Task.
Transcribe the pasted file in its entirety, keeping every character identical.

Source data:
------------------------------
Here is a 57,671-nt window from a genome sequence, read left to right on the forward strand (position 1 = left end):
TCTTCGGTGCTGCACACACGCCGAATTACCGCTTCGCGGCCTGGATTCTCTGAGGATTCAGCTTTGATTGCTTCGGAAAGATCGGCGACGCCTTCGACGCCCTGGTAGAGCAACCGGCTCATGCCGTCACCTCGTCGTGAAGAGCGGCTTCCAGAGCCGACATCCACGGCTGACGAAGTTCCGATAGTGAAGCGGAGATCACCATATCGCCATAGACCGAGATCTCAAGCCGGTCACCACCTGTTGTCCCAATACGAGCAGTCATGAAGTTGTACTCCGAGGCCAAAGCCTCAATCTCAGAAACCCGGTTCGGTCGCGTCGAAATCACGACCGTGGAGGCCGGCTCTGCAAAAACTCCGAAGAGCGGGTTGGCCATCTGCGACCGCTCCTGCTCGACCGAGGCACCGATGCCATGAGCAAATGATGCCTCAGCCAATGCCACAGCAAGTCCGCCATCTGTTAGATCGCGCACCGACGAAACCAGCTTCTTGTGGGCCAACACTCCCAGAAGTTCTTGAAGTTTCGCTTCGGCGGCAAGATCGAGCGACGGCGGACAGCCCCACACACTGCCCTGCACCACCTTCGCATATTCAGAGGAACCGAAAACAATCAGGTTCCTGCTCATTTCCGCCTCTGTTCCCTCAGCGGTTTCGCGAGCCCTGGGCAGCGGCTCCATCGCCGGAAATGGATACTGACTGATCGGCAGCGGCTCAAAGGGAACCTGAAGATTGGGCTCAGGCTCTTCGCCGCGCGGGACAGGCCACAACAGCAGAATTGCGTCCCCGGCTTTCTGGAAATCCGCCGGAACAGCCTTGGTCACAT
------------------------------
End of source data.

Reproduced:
Here is a 57,671-nt window from a genome sequence, read left to right on the forward strand (position 1 = left end):
TCTTCGGTGCTGCACACACGCCGAATTACCGCTTCGCGGCCTGGATTCTCTGAGGATTCAGCTTTGATTGCTTCGGAAAGATCGGCGACGCCTTCGACGCCCTGGTAGAGCAACCGGCTCATGCCGTCACCTCGTCGTGAAGAGCGGCTTCCAGAGCCGACATCCACGGCTGACGAAGTTCCGATAGTGAAGCGGAGATCACCATATCGCCATAGACCGAGATCTCAAGCCGGTCACCACCTGTTGTCCCAATACGAGCAGTCATGAAGTTGTACTCCGAGGCCAAAGCCTCAATCTCAGAAACCCGGTTCGGTCGCGTCGAAATCACGACCGTGGAGGCCGGCTCTGCAAAAACTCCGAAGAGCGGGTTGGCCATCTGCGACCGCTCCTGCTCGACCGAGGCACCGATGCCATGAGCAAATGATGCCTCAGCCAATGCCACAGCAAGTCCGCCATCTGTTAGATCGCGCACCGACGAAACCAGCTTCTTGTGGGCCAACACTCCCAGAAGTTCTTGAAGTTTCGCTTCGGCGGCAAGATCGAGCGACGGCGGACAGCCCCACACACTGCCCTGCACCACCTTCGCATATTCAGAGGAACCGAAAACAATCAGGTTCCTGCTCATTTCCGCCTCTGTTCCCTCAGCGGTTTCGCGAGCCCTGGGCAGCGGCTCCATCGCCGGAAATGGATACTGACTGATCGGCAGCGGCTCAAAGGGAACCTGAAGATTGGGCTCAGGCTCTTCGCCGCGCGGGACAGGCCACAACAGCAGAATTGCGTCCCCGGCTTTCTGGAAATCCGCCGGAACAGCCTTGGTCACAT